Wednesday, 29 August 2007
Hearing begins in state challenge to capital punishment
BY MABEL PEREZ
OCALA - Attorneys for Ian Lightbourne took a field trip Tuesday to Florida State Prison to view the execution chamber and chemical rooms involved in the lethal injection procedure.
Today, they will question warden Timothy Cannon, the warden in charge of future executions, about protocols and policy in light of the botched Angel Diaz execution and the recently updated lethal injection manual.
The hearing begins at 8:15 a.m. in front of Circuit Judge Carven Angel in the Marion County Courthouse and will last through Friday. Deputy Attorney General Kenneth Nunnelley will also have a chance to present witnesses.
In September, Angel is expected to rule whether Florida's current execution procedure is "cruel and unusual." Last month, the judge ordered the Department of Corrections to rewrite portions of its manual and to specifically detail the role of each execution team member.
In December, it took Angel Diaz 34 minutes to die after an unusual second dose of chemicals. Then-Gov. Jeb Bush suspended all Florida executions later that month after a medical examiner said prison officials botched the insertion of the needles.
The botched execution prompted officials to look at the execution procedures and also caused the Capital Collateral Regional Office, which represents dozens of death row inmates, to file petitions on behalf of all its clients claiming the penalty was cruel and unusual. The same day, Dec. 14, the Supreme Court chose the Lightbourne case to examine on this issue.
The Ocala judge must make a ruling on the execution issue by September. Angel's ruling will come just two months before the first scheduled execution. The Supreme Court wants to review Angel's ruling, court transcripts and other testimony from the Ocala hearings.
Last month, Gov. Charlie Crist signed a death warrant for Mark Schwab, 38, who was sentenced to death in 1992 for the kidnapping, rape and murder of an 11-year-old child.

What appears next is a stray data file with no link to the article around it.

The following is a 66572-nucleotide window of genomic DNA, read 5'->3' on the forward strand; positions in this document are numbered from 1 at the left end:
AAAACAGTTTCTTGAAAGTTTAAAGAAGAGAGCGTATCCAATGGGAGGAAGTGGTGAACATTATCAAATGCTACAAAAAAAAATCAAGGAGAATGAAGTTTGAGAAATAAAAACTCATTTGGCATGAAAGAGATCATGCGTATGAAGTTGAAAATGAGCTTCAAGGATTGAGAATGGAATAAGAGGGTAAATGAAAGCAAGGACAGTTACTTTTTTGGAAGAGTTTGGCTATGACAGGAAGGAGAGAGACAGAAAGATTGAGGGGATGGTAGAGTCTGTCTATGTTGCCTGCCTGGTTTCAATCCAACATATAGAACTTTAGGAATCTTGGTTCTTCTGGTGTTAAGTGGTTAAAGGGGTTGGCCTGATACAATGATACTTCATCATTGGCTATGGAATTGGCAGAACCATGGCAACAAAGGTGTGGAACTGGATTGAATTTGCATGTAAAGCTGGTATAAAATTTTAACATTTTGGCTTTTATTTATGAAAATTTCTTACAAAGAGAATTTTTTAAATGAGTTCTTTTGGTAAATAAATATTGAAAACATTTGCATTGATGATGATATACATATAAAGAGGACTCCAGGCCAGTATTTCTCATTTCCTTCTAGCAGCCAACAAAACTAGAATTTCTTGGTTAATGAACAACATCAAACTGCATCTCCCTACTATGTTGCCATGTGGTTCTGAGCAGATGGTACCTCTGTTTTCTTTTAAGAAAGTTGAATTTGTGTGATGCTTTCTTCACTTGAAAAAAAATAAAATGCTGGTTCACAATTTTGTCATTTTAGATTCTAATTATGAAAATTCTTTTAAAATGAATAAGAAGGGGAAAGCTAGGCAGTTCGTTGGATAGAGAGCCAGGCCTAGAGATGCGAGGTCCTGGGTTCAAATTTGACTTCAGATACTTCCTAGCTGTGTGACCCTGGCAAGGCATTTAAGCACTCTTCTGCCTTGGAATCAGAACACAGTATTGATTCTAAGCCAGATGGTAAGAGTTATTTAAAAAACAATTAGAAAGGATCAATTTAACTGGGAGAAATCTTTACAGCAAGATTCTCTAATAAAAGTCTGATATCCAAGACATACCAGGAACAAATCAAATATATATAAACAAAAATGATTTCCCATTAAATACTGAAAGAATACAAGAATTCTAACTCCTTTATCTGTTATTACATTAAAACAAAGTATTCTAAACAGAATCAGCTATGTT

Lightbourne, 47, was sentenced to death in 1981 for the murder of Marion County horse breeder Nancy O'Farrell, the daughter of a prominent horse farming family.
Schwab is scheduled to die in November. The Supreme Court will hear arguments in the Schwab and Lightbourne cases in October.
Tuesday, CCR lawyers argued about which witnesses could testify, public records requests and other items related to the background of people on the execution team.
Suzanne Keffer, of CCR, argued that people on the execution team should testify to talk about what happens in the chamber and their backgrounds.
"These people are directly responsible, who are directly making those decisions .Ê.Ê. and directly involved in the Angel Diaz execution," Keffer said.
Angel ruled that CCR can't call those witnesses.
Deputy Attorney General Kenneth Nunnelley appeared annoyed at times. At one point he called CCR's requests "ridiculous." The prosecutor thinks Lightbourne's lawyers are going overboard in their evidence requests.
"We don't have to look at .Ê.Ê. the execution chamber when we have photographs available," he said. Nunnelley criticized CCR for wanting to photograph the area themselves rather than use DOC photos.
Keffer argued that DOC had a specific bias or interest.
Angel sided with the defense. Still, DOC officials felt attorneys taking photographs created security problems and instead offered to take photographs for the private lawyers at their request. The lawyers who requested to take photographs are the same lawyers who regularly visit their clients on death row.
Mabel Perez may be reached at firstname.lastname@example.org or 867-4106.